Computer programming languages have been an important part of computer science and every major technological development in recent times. They are used to create form and function to just about everything we use, including smartphones, electronics and websites. As programmers become more skilled and adept at writing programs, the quality and intelligence of the technological devices we engage with continue to improve, and the languages of computer science will continue to evolve. To learn more, checkout the infographic below created by the University of Florida’s Online Bachelor of Science in Computer Science program.


Related program: B.S. in Computer Science

UF Online Infographic: The Languages of Computer Science

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Popular Programming Languages and Their Usage

Websites are more innovative, responsive, and offer a host of features and functions all while being immaculately designed using one or a combination of some of today’s most popular programming languages. These programming languages include: C, C++, JAVA, JAVASCRIPT, PHP, RUBY, Objective C, and Python. C is used as the foundational programming language that many of these newer languages are based on. The other languages are used for building improving how websites work, allowing for dynamic pages, features and overall design. Popular websites and apps currently using these programming languages in one form or another include Google and Bloomberg (C++), GoToMeeting app and The Wall Street Journal (Java), Facebook and Twitter (JavaScript), Yahoo and Wikipedia (PHP), Groupon and Amazon (Ruby), iPhone apps (Objective-C), and YouTube and NASA (Python).

Of course, there are domains outside of websites where programming languages are also featured heavily. These domains include the frameworks of computer science departments and laboratories. The top 20 U.S. Universities Computer Science departments use Python (13), Java (11), Matlab (6), C (4) and C++ (2) programming languages to power their operations. On the other hand, 20 of the world’s most popular technologies use JavaScript (54.4%), SQL (48%), Java (37.4%), C# (31.6%), PHP (29.7%), Python (23.8%), C++ (20.6%), C (16.4%), and NODE.JS (13.3%) to power their devices.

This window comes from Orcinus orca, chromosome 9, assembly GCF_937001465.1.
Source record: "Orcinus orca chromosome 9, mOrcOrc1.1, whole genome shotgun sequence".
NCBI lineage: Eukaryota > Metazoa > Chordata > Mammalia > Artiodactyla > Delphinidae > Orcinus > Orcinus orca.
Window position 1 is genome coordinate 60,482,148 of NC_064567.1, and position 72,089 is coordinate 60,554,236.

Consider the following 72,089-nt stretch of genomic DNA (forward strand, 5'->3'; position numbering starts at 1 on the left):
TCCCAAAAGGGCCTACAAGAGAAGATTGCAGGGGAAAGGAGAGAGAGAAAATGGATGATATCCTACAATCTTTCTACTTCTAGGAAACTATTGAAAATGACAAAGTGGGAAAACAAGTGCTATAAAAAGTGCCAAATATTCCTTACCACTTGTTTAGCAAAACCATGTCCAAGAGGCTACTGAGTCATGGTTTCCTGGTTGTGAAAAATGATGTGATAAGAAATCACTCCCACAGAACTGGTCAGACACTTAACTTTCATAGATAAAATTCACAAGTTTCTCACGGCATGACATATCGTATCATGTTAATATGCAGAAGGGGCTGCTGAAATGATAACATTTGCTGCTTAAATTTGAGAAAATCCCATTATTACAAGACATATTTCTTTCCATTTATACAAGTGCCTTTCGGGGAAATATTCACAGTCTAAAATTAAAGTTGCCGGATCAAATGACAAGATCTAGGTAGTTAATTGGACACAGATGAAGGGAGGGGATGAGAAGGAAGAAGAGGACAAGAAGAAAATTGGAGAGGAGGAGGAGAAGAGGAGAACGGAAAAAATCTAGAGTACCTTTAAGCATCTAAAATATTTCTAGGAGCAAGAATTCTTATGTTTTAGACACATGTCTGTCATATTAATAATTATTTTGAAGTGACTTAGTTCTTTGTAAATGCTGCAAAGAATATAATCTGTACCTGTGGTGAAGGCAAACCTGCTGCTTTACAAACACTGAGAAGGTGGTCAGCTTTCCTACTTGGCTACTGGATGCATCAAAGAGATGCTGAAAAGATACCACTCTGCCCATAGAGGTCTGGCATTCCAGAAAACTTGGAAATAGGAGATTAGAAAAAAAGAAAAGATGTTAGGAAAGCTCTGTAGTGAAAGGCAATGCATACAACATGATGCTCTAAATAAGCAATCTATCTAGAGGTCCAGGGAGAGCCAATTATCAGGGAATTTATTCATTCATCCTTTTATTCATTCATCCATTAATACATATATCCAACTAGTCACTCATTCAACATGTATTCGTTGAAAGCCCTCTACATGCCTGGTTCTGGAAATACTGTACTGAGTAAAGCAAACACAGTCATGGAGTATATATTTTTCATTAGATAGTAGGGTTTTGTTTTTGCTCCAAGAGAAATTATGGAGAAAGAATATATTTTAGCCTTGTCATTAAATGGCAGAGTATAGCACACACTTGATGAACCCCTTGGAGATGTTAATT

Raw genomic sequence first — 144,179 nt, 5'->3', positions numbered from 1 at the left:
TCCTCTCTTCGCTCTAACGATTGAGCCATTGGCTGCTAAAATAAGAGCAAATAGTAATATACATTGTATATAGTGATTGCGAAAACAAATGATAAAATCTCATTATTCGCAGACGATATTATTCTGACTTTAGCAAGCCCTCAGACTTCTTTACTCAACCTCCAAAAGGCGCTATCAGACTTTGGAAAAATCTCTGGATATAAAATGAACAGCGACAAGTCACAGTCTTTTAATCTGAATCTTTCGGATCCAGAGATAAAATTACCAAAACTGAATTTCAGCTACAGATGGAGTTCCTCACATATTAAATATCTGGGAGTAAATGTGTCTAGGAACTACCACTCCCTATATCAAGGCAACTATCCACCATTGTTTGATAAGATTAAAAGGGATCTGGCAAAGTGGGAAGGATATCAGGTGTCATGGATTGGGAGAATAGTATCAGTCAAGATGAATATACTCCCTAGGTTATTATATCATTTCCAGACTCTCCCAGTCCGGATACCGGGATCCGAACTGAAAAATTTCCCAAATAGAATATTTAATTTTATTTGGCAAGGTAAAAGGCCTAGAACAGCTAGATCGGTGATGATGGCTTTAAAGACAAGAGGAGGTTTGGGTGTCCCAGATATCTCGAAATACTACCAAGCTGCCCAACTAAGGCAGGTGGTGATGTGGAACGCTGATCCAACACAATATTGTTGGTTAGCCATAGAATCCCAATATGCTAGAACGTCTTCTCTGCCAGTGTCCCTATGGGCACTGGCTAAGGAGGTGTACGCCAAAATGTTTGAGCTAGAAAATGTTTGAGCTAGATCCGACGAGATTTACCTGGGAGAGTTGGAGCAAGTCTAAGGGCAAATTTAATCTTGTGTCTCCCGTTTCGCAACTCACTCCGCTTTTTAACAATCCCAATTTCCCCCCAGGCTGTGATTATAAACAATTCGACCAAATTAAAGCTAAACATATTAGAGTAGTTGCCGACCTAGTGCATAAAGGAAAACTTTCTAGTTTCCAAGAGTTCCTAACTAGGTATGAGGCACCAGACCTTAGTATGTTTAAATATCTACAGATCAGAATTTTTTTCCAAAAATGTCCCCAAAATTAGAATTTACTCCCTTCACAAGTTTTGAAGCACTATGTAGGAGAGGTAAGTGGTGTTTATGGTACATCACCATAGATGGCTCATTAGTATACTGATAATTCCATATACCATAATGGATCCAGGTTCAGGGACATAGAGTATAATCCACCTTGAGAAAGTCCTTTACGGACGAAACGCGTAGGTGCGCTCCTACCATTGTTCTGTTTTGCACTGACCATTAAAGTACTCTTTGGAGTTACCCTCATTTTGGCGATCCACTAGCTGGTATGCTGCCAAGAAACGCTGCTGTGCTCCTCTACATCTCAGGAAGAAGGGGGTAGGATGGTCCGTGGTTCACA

Developer Occupational Breakdown

Computer programmers often work as developers in a number of different areas and capacities. These range from the area with by far the most programmers --- full-stack web developers (32.4%) --- to the area with the least --- database administrators (0.2%). Other areas include (in descending order): students (13.4%), back-end web developers (10.1%), mobile developers (9.1%), desktop developers (8.3%), front-end web developers (6%), embedded app developers (2.9%), enterprise level developers (2.9%), executives [cio, up of eng., cto, etc] (1.8%), and system administrators (1.6%).

Projections for the Future of the Programming Industry Careers

The projected period of growth marked as the future of computer programming software, is the 7-year period between 2015 and 2022. It is expected that during this period, growth for computer occupations --- namely software development and computer programmers --- will take place at a total rate of about 18%. Software developers are expected to move from approximately 1,018,000 developers in 2015 to 1,240,600 in 2022. Similarly, computer programmers are expected to increase in numbers from approximately 343,700 in 2015 to 372,100 in 2022.

Other Trends and Projections: Open Source Projects, New Languages and Responsive Design

Open source is one of the most used platforms in programming and developmental technology today and this trajectory is likely to continue upward. Since 2010, there has been a 24-percentage point shift between 2010 and 2015 in companies creating software for clients using open source --- moving from 42% of companies to 66%. It is not surprising therefore that an expected 88% of companies and 78% of developers are expected to increase their contributions to open source projects within the next 2 to 3 years.

In addition to the growth of open source projects and software being developed, there is also the emergence of new, improved and more powerful programming languages. Apple’s Swift --- the successor to Objective-C --- is likely to take front row and center in the next few years having already risen from #68 to #22 on Redmonk’s language ranking. Google’s Galang, an open source cloud development language is also expected to increase in popularity and usage as we move forward. Importantly, new user-friendly “drag ‘n’ drop” technology is also now available to programmers. Thanks to languages like MIT Scratch, Code Studio and Google Blockly, programmers are now able to build code for their projects without heavily relying on text-based code. They can build their programs simply by dragging and dropping blocks. This is a development that is currently emerging, and is likely to be further developed and perfected as the next few years.

Finally, responsive design is a challenge that programmers are likely to have to continue to meet head on. This is as technological markets continue to demand programs for devices that vary in sizes. From eyewear (Google Glass) to watches (Apple watch), programmers will have to continue to build programs and design systems that are able to fit a variety of screen sizes and consumer needs.

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"Top Colleges 2014: Public Colleges," Forbes, 2014